Atmospheric heating as a research tool
Lyle M. Jenkins, Eastlund Scientific Enterprises Corporation, Houston, TX; and B. J. Eastlund
Throughout history, mankind has sought to minimize the impact of the unpredictability and severity of violent storms such as tornadoes. To date, solutions have focused early warning and on development of fortified buildings made to withstand the strong forces that are the hallmark of these atmospheric events. Sophisticated prediction methods have been developed to warn populations of potential storm danger. These "warn and seek shelter" mechanisms have clearly reduced the loss of life and, to a lesser extent, property damage associated with these natural events. However, despite our best efforts, loss of life and costly property damage are still strongly associated with severe weather phenomenon. This paper will describe a new concept that may improve computer simulation of these violent weather systems. Using ground-based beams of electromagnetic radiation, ionized plasma patches are created in the atmosphere. These active areas are expected to provide a research tool to understand storm phenomena.
Advanced computer simulations of severe weather systems, such as the ARPS code, require accurate boundary condition information. Data, such as wind profiles as a function of altitude, are an essential input. Hurricane simulations likewise have identified the steering winds as crucial to the development and track of hurricanes. This paper describes a method of creating atmospheric ionized plasma patches. These can be used as implements for rapidly heating well-defined regions of a weather system. Ground based microwave phased arrays, focused on specific locations in the atmosphere, will be used to create the plasma patch and to heat the atmosphere. A roadmap for application of such a capability to weather research and eventually to weather modification will be described. Initial experiments would correlate heating in a specific region of a weather system with computer simulations of the weather system.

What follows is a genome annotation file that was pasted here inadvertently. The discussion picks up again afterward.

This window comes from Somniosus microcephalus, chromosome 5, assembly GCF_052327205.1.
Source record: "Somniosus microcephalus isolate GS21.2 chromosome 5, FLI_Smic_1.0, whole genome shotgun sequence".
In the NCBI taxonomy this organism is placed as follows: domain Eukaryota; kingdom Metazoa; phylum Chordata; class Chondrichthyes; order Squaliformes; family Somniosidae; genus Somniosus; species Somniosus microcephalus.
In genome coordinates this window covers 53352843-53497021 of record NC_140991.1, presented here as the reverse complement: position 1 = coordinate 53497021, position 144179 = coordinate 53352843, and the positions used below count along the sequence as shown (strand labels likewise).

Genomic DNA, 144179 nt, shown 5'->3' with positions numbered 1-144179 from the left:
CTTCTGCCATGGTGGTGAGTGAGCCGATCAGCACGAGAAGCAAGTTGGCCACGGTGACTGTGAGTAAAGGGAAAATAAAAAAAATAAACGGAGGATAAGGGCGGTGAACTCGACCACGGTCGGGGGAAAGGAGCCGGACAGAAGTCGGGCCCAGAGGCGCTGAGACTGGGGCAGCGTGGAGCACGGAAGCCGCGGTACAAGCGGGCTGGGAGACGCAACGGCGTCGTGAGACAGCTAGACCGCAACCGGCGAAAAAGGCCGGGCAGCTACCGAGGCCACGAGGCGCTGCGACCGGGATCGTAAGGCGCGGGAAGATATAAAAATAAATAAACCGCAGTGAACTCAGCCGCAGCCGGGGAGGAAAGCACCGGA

Eventual applications include controlled modification of severe storm systems. One such objective is to prevent concentration of storm energy in tornadoes and to diffuse it over a larger area. The anticipated result is minimum impact on overall weather without the death and destruction from tornadoes.
If it does prove possible to prevent tornadoes, then systems are envisioned for intervention in other severe storm phenomena. Hurricanes and typhoons may be modified in some beneficial fashion, and weather modification could be a routine operation in the twenty-first century. This initial approach is focused on research to increase our simulation and understanding of storm dynamics.
Extended Abstract (1.3M)
Session 2, New Unconventional Concepts and Legal Ramifications
Monday, 21 April 2008, 10:30 AM-12:10 PM, Standley I
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